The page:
I met my wife during the Pol Pot regime when we were digging a canal opposite each other… During rice transplanting month, I went to ask for some salt from her, but she refused…During harvest month, we met again and started to talk, and we fell in love… This love is difficult, because they didn’t let us meet… After 1979, we didn’t get married properly but we created wedding rituals. I play the role of head of the family, as husband and with her as a wife, and we have adopted three children—two daughters and a son—and have six grandchildren. My children call me dad, and my grandchildren call me granddad.
Pete Pin, born 1982
Pete Pin’s ongoing series of diptychs place present-day portraits of individuals in conversation with images from personal archives. Produced on location via a portable studio and scanner set up in homes, community centers and temples of the Cambodian diaspora in the United States, Pin is interested how the process of making photographs within familial or community space prompts intergenerational dialogue among the very families and communities he photographs. Though audiences do not hear the private dialogues, we sense the human in the portrait and the intentionality of selection in the document. Whether in the form of photographs, certificates or airport transfer cards, such material is critical and precious—a tangible connection to memories of life once lived in Cambodia, where most images and archives were lost or destroyed during the Khmer Rouge period.
Vandy Rattana, born 1980
Vandy Rattana began his photographic career in 2005 with a concern for the lack of physical documentation of the stories, traits and monuments unique to his culture. Employing a range of analog cameras, his early serial works share a preoccupation with the everyday, as experienced by the average Cambodian. Whether depicting quiet domestic and office interiors or intense scenes of forced urban evacuations from fire or land grabbing, his work is united by a cinematic and intimate sensibility. Vandy’s recent works mark a philosophical shift in their approach to image making and historiography; his practice evolving from engaged observation to active reconstruction of narratives.
Khvay Samnang, born 1982
Throughout 2010, Khvay Samnang studied media sources, surveyed everyday life and scheduled nine documented performances during security guards’ lunch breaks at Phnom Penh’s lakes—vital natural hydraulic systems that have become contested sites as the Cambodian government illegally sells, privatizes and fills them with sand for commercial projects. Over 4,000 families have been evicted from both formal and informal lakeside settlements. Those who protest meager compensation packages are often abused and imprisoned. Khvay entered the lakes, among refuse, vegetation and homes in the process of being dismantled, to pour a bucket of sand over his head. This succinct act, and the resulting images and video, resist the polarizing language of media and instead offer silent spaces of reflection on complex change.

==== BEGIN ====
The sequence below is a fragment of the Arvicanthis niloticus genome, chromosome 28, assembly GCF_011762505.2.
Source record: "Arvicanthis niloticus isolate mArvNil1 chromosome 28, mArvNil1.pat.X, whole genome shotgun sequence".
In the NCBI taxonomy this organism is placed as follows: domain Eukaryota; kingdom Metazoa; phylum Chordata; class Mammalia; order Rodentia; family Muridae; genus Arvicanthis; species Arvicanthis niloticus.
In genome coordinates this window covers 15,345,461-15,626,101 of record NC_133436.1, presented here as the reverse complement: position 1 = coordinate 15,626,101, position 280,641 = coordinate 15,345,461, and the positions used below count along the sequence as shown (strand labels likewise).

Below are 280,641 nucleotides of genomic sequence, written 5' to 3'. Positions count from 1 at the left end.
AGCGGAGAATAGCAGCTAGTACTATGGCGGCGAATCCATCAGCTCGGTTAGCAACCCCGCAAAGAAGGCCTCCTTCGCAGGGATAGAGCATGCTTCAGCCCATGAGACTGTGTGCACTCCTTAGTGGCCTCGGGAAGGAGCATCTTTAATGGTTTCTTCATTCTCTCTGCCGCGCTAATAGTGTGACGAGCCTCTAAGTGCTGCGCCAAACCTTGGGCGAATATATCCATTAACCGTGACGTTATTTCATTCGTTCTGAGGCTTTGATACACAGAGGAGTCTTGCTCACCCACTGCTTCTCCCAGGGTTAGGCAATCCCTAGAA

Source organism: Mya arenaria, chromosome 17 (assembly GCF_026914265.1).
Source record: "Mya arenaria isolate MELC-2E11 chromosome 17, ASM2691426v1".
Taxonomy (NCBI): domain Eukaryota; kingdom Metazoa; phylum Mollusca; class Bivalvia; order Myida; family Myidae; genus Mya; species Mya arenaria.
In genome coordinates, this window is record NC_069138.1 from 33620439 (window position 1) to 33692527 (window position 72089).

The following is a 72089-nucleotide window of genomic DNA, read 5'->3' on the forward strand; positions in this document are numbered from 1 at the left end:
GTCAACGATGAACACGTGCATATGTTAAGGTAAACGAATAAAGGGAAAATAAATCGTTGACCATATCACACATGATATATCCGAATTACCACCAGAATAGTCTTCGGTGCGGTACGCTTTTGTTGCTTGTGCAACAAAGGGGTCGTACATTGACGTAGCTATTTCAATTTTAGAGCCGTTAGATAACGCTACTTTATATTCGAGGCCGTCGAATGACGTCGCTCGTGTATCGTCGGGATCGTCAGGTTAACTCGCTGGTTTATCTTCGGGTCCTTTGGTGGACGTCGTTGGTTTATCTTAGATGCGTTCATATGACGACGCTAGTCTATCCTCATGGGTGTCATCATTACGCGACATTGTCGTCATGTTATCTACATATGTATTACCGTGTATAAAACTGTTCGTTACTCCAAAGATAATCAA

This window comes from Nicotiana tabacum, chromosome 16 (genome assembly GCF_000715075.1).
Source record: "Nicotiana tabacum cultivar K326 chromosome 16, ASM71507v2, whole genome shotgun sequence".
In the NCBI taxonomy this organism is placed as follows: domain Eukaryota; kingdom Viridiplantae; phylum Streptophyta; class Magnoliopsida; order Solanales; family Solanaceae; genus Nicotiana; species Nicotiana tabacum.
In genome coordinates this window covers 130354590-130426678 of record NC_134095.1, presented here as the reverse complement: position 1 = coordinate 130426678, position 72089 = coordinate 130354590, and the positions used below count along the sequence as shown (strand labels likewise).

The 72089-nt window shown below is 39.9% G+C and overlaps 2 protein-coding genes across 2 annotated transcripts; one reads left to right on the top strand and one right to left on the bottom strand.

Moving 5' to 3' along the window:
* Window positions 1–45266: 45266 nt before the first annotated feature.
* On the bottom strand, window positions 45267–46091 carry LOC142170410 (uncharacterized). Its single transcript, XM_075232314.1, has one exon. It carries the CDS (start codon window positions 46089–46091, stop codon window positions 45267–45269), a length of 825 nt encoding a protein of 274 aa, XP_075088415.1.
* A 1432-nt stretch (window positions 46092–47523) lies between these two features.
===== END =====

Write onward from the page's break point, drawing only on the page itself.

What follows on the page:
“Out of Nowhere: Photography in Cambodia,” a title borrowed from Zhuang Wubin, is presented in collaboration with IN RESIDENCE, the Visual Art program of Season of Cambodia, co-curated by Leeza Ahmady and Erin Gleeson. IN RESIDENCE is a citywide visual arts program that activates artistic practice through two-month residencies for 10 contemporary artists and one curator, alongside singular exhibitions and transdisciplinary public programs across 15 New York City arts institutions. By extending the artists’ practices as ways of generating and reflecting both experience and knowledge, IN RESIDENCE offers audiences new perspectives on Cambodia’s past and present.
The Season of Cambodia festival of which IN RESIDENCE is a part brought the work of 125 Cambodian artists to New York for April and May 2013. Season of Cambodia is an initiative of Cambodian Living Arts, a nonprofit organization based in Phnom Penh and the United States. For more information about the program, visit Season of Cambodia: IN RESIDENCE. For a complete archive of events, click here.
This is the first portion of a two-part special. To read the second, click here.